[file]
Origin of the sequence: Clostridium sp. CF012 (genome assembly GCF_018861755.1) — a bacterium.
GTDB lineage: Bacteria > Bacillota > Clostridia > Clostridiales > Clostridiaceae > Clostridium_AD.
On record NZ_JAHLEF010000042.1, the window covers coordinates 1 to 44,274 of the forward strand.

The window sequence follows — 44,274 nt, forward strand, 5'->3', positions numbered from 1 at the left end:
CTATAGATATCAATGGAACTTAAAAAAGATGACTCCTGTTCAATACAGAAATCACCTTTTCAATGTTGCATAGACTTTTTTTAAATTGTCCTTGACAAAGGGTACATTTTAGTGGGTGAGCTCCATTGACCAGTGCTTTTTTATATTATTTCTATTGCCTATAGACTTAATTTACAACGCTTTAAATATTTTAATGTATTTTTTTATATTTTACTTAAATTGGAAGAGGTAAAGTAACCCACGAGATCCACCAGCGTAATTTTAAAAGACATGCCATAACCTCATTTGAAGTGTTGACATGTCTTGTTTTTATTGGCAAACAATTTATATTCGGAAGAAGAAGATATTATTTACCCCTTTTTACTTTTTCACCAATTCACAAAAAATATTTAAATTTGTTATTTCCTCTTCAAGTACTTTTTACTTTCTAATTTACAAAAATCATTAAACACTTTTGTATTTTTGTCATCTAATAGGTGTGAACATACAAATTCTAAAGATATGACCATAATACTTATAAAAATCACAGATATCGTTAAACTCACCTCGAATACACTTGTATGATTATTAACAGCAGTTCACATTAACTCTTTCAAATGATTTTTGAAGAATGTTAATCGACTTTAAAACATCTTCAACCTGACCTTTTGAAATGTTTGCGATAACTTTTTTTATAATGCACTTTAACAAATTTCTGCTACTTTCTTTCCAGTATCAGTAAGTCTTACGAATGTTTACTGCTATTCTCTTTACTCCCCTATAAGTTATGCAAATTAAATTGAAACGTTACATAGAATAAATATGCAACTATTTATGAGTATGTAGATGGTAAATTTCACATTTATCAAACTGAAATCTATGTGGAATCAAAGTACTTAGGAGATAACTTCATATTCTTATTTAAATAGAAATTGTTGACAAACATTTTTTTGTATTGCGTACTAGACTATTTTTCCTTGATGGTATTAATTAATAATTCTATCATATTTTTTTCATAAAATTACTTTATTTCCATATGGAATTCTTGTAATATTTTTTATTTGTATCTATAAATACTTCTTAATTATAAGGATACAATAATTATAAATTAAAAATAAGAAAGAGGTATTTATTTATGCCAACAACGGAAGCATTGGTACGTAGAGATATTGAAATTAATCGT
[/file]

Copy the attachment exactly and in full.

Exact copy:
Origin of the sequence: Clostridium sp. CF012 (genome assembly GCF_018861755.1) — a bacterium.
GTDB lineage: Bacteria > Bacillota > Clostridia > Clostridiales > Clostridiaceae > Clostridium_AD.
On record NZ_JAHLEF010000042.1, the window covers coordinates 1 to 44,274 of the forward strand.

The window sequence follows — 44,274 nt, forward strand, 5'->3', positions numbered from 1 at the left end:
CTATAGATATCAATGGAACTTAAAAAAGATGACTCCTGTTCAATACAGAAATCACCTTTTCAATGTTGCATAGACTTTTTTTAAATTGTCCTTGACAAAGGGTACATTTTAGTGGGTGAGCTCCATTGACCAGTGCTTTTTTATATTATTTCTATTGCCTATAGACTTAATTTACAACGCTTTAAATATTTTAATGTATTTTTTTATATTTTACTTAAATTGGAAGAGGTAAAGTAACCCACGAGATCCACCAGCGTAATTTTAAAAGACATGCCATAACCTCATTTGAAGTGTTGACATGTCTTGTTTTTATTGGCAAACAATTTATATTCGGAAGAAGAAGATATTATTTACCCCTTTTTACTTTTTCACCAATTCACAAAAAATATTTAAATTTGTTATTTCCTCTTCAAGTACTTTTTACTTTCTAATTTACAAAAATCATTAAACACTTTTGTATTTTTGTCATCTAATAGGTGTGAACATACAAATTCTAAAGATATGACCATAATACTTATAAAAATCACAGATATCGTTAAACTCACCTCGAATACACTTGTATGATTATTAACAGCAGTTCACATTAACTCTTTCAAATGATTTTTGAAGAATGTTAATCGACTTTAAAACATCTTCAACCTGACCTTTTGAAATGTTTGCGATAACTTTTTTTATAATGCACTTTAACAAATTTCTGCTACTTTCTTTCCAGTATCAGTAAGTCTTACGAATGTTTACTGCTATTCTCTTTACTCCCCTATAAGTTATGCAAATTAAATTGAAACGTTACATAGAATAAATATGCAACTATTTATGAGTATGTAGATGGTAAATTTCACATTTATCAAACTGAAATCTATGTGGAATCAAAGTACTTAGGAGATAACTTCATATTCTTATTTAAATAGAAATTGTTGACAAACATTTTTTTGTATTGCGTACTAGACTATTTTTCCTTGATGGTATTAATTAATAATTCTATCATATTTTTTTCATAAAATTACTTTATTTCCATATGGAATTCTTGTAATATTTTTTATTTGTATCTATAAATACTTCTTAATTATAAGGATACAATAATTATAAATTAAAAATAAGAAAGAGGTATTTATTTATGCCAACAACGGAAGCATTGGTACGTAGAGATATTGAAATTAATCGT